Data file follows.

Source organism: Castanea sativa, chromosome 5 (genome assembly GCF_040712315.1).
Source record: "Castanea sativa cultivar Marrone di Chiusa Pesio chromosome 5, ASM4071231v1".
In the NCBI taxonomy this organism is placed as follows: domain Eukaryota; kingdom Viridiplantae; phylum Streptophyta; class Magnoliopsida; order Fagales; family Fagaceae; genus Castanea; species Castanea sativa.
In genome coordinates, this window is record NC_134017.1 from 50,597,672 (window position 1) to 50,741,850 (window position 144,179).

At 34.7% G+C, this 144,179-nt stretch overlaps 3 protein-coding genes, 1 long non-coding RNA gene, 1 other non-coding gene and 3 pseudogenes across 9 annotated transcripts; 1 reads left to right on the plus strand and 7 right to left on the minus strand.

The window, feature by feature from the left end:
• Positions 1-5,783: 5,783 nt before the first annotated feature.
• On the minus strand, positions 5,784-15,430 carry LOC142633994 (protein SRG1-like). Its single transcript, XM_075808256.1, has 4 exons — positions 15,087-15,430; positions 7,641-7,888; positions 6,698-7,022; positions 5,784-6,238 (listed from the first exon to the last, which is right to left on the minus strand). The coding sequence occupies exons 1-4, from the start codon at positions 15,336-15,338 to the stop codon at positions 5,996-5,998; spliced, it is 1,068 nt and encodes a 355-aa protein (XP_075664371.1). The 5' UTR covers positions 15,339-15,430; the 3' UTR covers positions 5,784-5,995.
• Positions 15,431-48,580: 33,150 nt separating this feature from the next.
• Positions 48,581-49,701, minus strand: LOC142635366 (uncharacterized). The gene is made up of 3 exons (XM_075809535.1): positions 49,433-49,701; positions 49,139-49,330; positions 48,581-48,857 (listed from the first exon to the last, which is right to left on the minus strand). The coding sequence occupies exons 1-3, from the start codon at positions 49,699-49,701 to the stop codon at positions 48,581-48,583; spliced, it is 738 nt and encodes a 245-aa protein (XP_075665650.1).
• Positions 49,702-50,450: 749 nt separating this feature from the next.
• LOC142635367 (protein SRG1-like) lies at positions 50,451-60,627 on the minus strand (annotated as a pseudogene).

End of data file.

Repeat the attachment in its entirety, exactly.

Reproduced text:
Source organism: Castanea sativa, chromosome 5 (genome assembly GCF_040712315.1).
Source record: "Castanea sativa cultivar Marrone di Chiusa Pesio chromosome 5, ASM4071231v1".
In the NCBI taxonomy this organism is placed as follows: domain Eukaryota; kingdom Viridiplantae; phylum Streptophyta; class Magnoliopsida; order Fagales; family Fagaceae; genus Castanea; species Castanea sativa.
In genome coordinates, this window is record NC_134017.1 from 50,597,672 (window position 1) to 50,741,850 (window position 144,179).

At 34.7% G+C, this 144,179-nt stretch overlaps 3 protein-coding genes, 1 long non-coding RNA gene, 1 other non-coding gene and 3 pseudogenes across 9 annotated transcripts; 1 reads left to right on the plus strand and 7 right to left on the minus strand.

The window, feature by feature from the left end:
• Positions 1-5,783: 5,783 nt before the first annotated feature.
• On the minus strand, positions 5,784-15,430 carry LOC142633994 (protein SRG1-like). Its single transcript, XM_075808256.1, has 4 exons — positions 15,087-15,430; positions 7,641-7,888; positions 6,698-7,022; positions 5,784-6,238 (listed from the first exon to the last, which is right to left on the minus strand). The coding sequence occupies exons 1-4, from the start codon at positions 15,336-15,338 to the stop codon at positions 5,996-5,998; spliced, it is 1,068 nt and encodes a 355-aa protein (XP_075664371.1). The 5' UTR covers positions 15,339-15,430; the 3' UTR covers positions 5,784-5,995.
• Positions 15,431-48,580: 33,150 nt separating this feature from the next.
• Positions 48,581-49,701, minus strand: LOC142635366 (uncharacterized). The gene is made up of 3 exons (XM_075809535.1): positions 49,433-49,701; positions 49,139-49,330; positions 48,581-48,857 (listed from the first exon to the last, which is right to left on the minus strand). The coding sequence occupies exons 1-3, from the start codon at positions 49,699-49,701 to the stop codon at positions 48,581-48,583; spliced, it is 738 nt and encodes a 245-aa protein (XP_075665650.1).
• Positions 49,702-50,450: 749 nt separating this feature from the next.
• LOC142635367 (protein SRG1-like) lies at positions 50,451-60,627 on the minus strand (annotated as a pseudogene).